Work-Study shortfalls cost us all
Posted May 12, 2006

Several programs at the University of La Verne have been hurting – along with the pocketbooks of many students here – thanks to major budget cuts to the federal Work-Study program. And there is no relief in sight for either the understaffed departments or the overtaxed students.

In the 2004-2005 school year there were approximately 507 student workers. The next year, the number was cut to about 300 student workers.

It is hard, as it is, trying to find a job that works around your school schedule. Having Work-Study allows students to make money managing and supervising certain facilities while taking the maximum number of units at school. It was a win-win situation for both students and universities.

Now with the cuts, students have to look somewhere else to help pay for their education, and some have to take the minimum required units to accommodate their less flexible off-campus work schedules.

We understand that the University has no power over this and that the cuts are consistent with other campuses.

But because of these cuts, there are not enough Work-Study students to keep certain campus facilities open for long hours, a further inconvenience for busy students.

What is the point of having a state-of-the-art library, computer lab or weight room, if the facilities’ hours are so limited that a majority of students don’t get to use them?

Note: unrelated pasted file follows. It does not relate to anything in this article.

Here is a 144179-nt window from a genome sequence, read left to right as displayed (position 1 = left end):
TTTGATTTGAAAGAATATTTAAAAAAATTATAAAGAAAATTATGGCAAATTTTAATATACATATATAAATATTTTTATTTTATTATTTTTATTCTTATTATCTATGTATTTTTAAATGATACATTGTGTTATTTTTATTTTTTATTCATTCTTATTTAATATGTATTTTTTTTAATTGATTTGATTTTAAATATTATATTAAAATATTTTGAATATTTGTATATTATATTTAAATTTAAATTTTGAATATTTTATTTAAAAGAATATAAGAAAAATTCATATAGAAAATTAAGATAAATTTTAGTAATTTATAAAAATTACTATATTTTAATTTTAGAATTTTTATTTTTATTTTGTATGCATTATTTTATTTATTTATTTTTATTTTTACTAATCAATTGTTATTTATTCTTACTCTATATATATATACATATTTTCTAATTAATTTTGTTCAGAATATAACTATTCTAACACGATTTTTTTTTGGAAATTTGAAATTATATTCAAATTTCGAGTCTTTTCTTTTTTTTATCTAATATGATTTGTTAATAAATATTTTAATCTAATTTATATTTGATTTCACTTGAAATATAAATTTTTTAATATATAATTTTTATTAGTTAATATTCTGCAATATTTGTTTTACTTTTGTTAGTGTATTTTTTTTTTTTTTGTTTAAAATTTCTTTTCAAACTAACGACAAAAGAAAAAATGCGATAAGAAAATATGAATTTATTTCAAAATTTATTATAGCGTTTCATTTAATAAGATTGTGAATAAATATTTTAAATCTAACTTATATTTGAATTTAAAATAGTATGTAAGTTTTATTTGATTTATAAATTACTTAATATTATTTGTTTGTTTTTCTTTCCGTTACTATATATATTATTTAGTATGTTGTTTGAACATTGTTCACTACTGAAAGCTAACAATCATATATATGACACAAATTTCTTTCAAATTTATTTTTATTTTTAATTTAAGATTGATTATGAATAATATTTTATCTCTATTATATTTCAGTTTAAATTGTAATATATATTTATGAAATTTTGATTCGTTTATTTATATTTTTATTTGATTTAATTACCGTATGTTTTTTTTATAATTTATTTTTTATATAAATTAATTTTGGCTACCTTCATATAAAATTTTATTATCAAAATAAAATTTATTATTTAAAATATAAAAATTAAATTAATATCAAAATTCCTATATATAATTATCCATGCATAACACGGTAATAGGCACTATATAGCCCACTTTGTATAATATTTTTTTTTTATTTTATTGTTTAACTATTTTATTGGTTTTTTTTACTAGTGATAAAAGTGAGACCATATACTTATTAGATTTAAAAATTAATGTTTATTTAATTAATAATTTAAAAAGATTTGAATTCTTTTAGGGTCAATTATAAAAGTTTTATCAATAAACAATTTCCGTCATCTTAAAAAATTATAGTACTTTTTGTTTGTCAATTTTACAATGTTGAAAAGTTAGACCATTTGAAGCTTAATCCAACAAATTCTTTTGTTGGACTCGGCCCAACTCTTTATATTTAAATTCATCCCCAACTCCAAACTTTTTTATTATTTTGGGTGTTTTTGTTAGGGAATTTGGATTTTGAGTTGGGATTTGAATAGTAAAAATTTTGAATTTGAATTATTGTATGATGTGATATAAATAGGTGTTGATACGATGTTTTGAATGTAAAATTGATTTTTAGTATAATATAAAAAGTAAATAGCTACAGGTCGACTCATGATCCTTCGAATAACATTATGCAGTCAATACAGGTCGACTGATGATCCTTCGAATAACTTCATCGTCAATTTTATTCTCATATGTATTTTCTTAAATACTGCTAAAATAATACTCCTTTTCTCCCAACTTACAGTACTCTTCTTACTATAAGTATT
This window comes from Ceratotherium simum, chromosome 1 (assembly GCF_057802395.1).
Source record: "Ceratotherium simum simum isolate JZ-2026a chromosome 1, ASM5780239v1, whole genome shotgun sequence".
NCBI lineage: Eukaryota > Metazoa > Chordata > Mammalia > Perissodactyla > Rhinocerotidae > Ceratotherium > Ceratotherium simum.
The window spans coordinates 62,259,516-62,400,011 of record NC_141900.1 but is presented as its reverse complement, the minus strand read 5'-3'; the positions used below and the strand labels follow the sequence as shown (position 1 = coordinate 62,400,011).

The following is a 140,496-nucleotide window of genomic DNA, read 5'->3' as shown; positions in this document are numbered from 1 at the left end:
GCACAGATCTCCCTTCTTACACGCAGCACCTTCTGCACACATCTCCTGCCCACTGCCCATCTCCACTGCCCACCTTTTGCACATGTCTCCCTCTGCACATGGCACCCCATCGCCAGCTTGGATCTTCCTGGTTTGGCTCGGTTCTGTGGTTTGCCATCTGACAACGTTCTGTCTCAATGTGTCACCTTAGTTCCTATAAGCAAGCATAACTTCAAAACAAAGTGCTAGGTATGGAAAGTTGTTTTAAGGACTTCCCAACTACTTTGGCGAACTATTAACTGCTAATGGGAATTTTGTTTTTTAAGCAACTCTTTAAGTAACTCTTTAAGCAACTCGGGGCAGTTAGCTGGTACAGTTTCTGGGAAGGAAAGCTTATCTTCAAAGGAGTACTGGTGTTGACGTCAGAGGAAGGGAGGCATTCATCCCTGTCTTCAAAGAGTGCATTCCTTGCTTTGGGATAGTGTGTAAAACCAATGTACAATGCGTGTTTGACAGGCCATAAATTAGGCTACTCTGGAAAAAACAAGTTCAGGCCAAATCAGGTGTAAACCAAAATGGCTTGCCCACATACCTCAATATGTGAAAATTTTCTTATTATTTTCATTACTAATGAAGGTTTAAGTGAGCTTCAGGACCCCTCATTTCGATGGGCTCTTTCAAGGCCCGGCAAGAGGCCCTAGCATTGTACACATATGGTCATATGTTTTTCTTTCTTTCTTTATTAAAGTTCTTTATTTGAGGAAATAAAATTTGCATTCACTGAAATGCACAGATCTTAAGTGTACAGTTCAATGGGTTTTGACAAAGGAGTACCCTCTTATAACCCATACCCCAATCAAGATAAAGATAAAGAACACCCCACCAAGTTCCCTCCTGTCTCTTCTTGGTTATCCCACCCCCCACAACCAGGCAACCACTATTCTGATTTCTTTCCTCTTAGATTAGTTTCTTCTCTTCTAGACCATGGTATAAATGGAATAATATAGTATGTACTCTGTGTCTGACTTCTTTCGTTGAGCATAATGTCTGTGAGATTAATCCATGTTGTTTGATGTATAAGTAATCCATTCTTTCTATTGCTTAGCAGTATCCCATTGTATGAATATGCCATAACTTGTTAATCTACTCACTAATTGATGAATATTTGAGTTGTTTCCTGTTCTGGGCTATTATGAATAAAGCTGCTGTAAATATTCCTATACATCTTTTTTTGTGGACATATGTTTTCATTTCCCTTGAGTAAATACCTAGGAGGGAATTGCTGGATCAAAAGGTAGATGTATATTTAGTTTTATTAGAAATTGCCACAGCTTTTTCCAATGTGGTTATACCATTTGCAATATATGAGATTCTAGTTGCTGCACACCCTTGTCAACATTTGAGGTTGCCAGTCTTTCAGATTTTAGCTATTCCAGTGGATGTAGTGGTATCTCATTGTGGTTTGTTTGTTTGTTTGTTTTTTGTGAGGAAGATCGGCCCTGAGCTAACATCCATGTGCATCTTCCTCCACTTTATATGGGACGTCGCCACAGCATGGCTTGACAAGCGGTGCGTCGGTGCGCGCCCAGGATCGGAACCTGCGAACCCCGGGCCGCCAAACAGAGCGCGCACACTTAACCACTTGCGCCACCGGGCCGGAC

Do we have to find someplace else to do our research, exercise or other activities just because they cannot keep the facility opened during regular hours due to the lack of student workers?

The University is spending millions of dollars to renovate and improve the fitness center. The new weight room, which just opened yesterday, looks fantastic.

Yet with the decrease in Work-Study students, the equipment will go unused by many students.

The federal government needs to loosen up its purse strings – or, more specifically, invest in the future by giving our schools the money they need to hire us students for important on-campus positions.

Why should the students be at the bad end of the deal?

The government should think about that before they start cutting.

Instead of tax cuts to the rich and however many trillions toward fighting the war in Iraq, federal lawmakers really need to put some of that money back into education and restore Work-Study to its previous level.

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Work-Study shortfalls cost us all

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